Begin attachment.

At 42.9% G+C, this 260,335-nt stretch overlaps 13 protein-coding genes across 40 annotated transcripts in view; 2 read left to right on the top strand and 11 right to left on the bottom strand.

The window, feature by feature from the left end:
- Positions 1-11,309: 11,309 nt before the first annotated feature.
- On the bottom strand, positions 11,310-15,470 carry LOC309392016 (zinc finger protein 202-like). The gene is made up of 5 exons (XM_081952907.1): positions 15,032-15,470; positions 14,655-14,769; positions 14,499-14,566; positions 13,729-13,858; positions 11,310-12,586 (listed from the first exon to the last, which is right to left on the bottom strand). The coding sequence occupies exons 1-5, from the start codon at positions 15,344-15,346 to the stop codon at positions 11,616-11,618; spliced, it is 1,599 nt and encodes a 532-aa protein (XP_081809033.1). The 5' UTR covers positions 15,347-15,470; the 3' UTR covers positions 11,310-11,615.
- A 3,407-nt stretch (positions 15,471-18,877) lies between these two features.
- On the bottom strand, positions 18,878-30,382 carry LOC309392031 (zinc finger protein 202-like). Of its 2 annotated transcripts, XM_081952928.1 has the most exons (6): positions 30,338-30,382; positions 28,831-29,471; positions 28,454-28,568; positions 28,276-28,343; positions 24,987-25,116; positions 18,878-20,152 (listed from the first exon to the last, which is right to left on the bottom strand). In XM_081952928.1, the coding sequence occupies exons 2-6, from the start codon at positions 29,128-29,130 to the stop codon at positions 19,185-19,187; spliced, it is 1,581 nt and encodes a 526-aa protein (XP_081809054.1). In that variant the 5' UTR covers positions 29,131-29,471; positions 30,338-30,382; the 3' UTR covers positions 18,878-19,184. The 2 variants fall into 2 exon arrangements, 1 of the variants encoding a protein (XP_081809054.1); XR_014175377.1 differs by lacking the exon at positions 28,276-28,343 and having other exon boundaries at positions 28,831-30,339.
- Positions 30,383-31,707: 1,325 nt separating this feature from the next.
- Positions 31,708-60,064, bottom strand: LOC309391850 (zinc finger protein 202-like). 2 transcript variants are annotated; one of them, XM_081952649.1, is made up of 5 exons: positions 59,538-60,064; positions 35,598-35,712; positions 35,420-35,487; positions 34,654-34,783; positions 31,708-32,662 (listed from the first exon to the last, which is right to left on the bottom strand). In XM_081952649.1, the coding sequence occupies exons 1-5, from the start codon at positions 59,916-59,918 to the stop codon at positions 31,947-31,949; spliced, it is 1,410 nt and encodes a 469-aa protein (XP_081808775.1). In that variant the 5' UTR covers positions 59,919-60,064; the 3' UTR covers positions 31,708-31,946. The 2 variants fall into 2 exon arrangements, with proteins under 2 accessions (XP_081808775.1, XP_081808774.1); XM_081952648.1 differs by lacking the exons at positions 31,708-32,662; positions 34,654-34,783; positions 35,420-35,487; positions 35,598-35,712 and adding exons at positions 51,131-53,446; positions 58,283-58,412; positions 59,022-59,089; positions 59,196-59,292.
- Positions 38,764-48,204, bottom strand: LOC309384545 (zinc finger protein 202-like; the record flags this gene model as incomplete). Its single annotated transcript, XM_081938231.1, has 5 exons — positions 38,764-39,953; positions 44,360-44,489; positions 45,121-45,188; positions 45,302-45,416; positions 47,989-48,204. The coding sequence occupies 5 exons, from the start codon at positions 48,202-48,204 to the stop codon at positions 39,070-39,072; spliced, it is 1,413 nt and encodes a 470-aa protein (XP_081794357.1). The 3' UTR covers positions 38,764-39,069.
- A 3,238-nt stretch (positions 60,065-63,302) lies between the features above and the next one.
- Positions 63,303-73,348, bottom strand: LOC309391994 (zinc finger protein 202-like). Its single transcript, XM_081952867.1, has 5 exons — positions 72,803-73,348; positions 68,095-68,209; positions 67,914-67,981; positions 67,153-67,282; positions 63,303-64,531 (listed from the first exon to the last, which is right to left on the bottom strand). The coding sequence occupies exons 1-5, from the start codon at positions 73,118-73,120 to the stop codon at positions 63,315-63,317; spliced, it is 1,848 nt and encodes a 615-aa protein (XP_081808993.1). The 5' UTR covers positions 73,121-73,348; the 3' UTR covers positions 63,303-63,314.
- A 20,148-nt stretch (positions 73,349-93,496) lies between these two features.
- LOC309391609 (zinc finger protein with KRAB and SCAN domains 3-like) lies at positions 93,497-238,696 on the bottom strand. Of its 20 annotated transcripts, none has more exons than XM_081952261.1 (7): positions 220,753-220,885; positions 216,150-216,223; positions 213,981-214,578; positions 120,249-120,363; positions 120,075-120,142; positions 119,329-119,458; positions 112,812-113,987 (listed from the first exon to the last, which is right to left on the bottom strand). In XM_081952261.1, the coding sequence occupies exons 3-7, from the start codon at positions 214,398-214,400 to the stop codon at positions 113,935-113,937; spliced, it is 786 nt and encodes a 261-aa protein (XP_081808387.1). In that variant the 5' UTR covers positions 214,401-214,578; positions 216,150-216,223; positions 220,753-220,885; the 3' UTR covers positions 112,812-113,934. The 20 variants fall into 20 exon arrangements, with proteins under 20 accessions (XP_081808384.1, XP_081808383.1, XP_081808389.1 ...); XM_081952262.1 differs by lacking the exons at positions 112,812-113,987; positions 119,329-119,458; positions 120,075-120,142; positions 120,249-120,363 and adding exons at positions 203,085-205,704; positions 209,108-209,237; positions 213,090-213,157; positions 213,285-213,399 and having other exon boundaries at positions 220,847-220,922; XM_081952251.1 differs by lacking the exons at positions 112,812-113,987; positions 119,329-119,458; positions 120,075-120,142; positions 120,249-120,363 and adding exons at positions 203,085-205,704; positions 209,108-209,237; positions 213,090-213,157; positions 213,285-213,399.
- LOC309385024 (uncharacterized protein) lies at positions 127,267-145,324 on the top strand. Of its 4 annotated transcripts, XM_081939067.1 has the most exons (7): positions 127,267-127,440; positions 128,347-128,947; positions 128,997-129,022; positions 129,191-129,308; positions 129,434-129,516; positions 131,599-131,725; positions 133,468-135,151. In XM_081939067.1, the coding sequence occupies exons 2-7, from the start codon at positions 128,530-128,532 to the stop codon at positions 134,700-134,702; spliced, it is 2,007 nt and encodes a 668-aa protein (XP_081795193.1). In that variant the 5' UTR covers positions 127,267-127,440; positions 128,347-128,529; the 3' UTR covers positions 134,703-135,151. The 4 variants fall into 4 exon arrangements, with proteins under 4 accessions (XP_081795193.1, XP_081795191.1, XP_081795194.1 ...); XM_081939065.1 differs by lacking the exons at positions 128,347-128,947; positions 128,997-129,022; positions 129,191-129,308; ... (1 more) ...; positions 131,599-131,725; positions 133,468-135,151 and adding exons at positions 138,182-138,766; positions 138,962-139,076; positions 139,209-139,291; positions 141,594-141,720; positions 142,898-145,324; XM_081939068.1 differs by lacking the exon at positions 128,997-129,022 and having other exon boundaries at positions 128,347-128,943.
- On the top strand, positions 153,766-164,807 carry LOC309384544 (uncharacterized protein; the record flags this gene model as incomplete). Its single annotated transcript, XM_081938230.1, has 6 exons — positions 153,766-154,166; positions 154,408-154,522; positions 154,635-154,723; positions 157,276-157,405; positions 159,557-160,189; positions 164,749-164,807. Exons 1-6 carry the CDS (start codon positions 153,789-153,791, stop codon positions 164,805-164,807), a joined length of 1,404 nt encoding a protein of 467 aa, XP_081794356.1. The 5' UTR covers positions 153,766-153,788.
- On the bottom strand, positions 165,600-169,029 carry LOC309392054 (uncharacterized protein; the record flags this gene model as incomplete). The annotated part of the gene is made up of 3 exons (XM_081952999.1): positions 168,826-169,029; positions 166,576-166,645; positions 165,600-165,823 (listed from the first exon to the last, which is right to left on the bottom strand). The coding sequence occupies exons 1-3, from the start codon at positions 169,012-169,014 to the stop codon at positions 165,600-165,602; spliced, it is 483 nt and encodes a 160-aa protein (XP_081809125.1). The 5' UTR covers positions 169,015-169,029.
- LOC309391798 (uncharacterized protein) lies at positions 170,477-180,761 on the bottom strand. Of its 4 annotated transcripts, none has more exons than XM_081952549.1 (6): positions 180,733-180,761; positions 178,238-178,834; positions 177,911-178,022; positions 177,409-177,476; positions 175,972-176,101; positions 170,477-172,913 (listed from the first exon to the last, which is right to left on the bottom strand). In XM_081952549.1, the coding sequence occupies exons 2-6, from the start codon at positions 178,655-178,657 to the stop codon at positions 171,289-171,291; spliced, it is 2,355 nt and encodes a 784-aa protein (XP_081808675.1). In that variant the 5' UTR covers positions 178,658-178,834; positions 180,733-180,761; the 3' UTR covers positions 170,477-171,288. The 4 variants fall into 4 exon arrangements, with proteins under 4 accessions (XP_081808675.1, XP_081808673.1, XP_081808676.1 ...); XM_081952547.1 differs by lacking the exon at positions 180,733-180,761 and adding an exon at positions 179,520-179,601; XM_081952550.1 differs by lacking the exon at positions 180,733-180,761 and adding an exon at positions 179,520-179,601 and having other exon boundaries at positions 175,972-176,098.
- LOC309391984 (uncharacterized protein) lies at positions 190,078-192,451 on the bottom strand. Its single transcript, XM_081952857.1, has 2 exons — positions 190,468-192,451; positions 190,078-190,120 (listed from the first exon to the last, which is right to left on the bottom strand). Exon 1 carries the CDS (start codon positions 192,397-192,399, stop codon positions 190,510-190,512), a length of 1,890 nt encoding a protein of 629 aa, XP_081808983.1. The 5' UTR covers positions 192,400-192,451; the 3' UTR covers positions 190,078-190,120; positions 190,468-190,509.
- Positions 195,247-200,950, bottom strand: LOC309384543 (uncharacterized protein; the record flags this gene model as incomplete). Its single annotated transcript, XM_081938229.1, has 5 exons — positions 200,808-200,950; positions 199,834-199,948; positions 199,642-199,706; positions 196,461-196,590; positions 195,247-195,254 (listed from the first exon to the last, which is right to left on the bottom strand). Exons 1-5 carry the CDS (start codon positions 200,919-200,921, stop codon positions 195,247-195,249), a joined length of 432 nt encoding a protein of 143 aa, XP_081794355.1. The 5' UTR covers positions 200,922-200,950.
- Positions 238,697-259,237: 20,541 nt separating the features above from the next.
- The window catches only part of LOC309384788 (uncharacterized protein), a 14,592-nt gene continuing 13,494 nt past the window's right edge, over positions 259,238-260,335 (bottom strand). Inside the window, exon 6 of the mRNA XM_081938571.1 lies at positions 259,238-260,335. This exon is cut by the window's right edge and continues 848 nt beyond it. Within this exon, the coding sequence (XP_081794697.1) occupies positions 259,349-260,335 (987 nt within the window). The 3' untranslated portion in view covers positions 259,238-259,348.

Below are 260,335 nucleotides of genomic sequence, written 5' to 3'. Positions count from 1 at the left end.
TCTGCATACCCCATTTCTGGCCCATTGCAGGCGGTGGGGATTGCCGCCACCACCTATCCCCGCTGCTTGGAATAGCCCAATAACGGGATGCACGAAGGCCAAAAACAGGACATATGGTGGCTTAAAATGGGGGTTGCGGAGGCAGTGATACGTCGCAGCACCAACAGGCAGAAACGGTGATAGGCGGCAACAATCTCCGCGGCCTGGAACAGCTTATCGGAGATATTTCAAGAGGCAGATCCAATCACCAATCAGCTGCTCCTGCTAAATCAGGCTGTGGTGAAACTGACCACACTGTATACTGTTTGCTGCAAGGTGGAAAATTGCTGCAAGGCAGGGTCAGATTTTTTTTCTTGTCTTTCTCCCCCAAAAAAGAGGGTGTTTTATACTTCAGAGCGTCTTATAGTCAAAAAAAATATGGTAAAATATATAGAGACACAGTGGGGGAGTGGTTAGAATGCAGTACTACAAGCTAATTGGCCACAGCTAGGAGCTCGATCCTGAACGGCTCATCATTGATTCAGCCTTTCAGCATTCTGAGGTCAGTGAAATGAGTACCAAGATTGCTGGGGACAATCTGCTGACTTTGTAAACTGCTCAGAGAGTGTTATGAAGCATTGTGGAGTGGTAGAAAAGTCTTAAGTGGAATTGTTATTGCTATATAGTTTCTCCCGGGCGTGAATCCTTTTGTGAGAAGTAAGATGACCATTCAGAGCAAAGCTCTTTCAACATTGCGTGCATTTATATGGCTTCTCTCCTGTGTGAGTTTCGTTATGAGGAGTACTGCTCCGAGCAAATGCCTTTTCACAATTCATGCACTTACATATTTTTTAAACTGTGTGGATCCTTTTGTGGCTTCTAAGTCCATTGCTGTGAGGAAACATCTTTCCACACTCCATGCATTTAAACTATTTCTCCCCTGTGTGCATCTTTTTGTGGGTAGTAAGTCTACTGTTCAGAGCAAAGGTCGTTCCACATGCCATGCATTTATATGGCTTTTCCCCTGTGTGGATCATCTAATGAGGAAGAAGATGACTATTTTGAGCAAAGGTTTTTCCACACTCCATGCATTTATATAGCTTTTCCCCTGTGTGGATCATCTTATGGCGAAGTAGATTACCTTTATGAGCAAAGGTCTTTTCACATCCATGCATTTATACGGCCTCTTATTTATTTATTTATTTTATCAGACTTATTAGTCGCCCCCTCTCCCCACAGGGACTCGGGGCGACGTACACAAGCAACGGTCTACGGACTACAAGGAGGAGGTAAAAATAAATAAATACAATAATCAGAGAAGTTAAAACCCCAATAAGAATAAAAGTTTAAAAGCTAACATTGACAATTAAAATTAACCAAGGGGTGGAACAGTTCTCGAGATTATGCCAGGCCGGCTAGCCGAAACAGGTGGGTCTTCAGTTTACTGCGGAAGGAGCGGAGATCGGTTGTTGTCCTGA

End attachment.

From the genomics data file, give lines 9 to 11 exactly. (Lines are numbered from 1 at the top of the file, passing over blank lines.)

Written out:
- Positions 38,764-48,204, bottom strand: LOC309384545 (zinc finger protein 202-like; the record flags this gene model as incomplete). Its single annotated transcript, XM_081938231.1, has 5 exons — positions 38,764-39,953; positions 44,360-44,489; positions 45,121-45,188; positions 45,302-45,416; positions 47,989-48,204. The coding sequence occupies 5 exons, from the start codon at positions 48,202-48,204 to the stop codon at positions 39,070-39,072; spliced, it is 1,413 nt and encodes a 470-aa protein (XP_081794357.1). The 3' UTR covers positions 38,764-39,069.
- A 3,238-nt stretch (positions 60,065-63,302) lies between the features above and the next one.
- Positions 63,303-73,348, bottom strand: LOC309391994 (zinc finger protein 202-like). Its single transcript, XM_081952867.1, has 5 exons — positions 72,803-73,348; positions 68,095-68,209; positions 67,914-67,981; positions 67,153-67,282; positions 63,303-64,531 (listed from the first exon to the last, which is right to left on the bottom strand). The coding sequence occupies exons 1-5, from the start codon at positions 73,118-73,120 to the stop codon at positions 63,315-63,317; spliced, it is 1,848 nt and encodes a 615-aa protein (XP_081808993.1). The 5' UTR covers positions 73,121-73,348; the 3' UTR covers positions 63,303-63,314.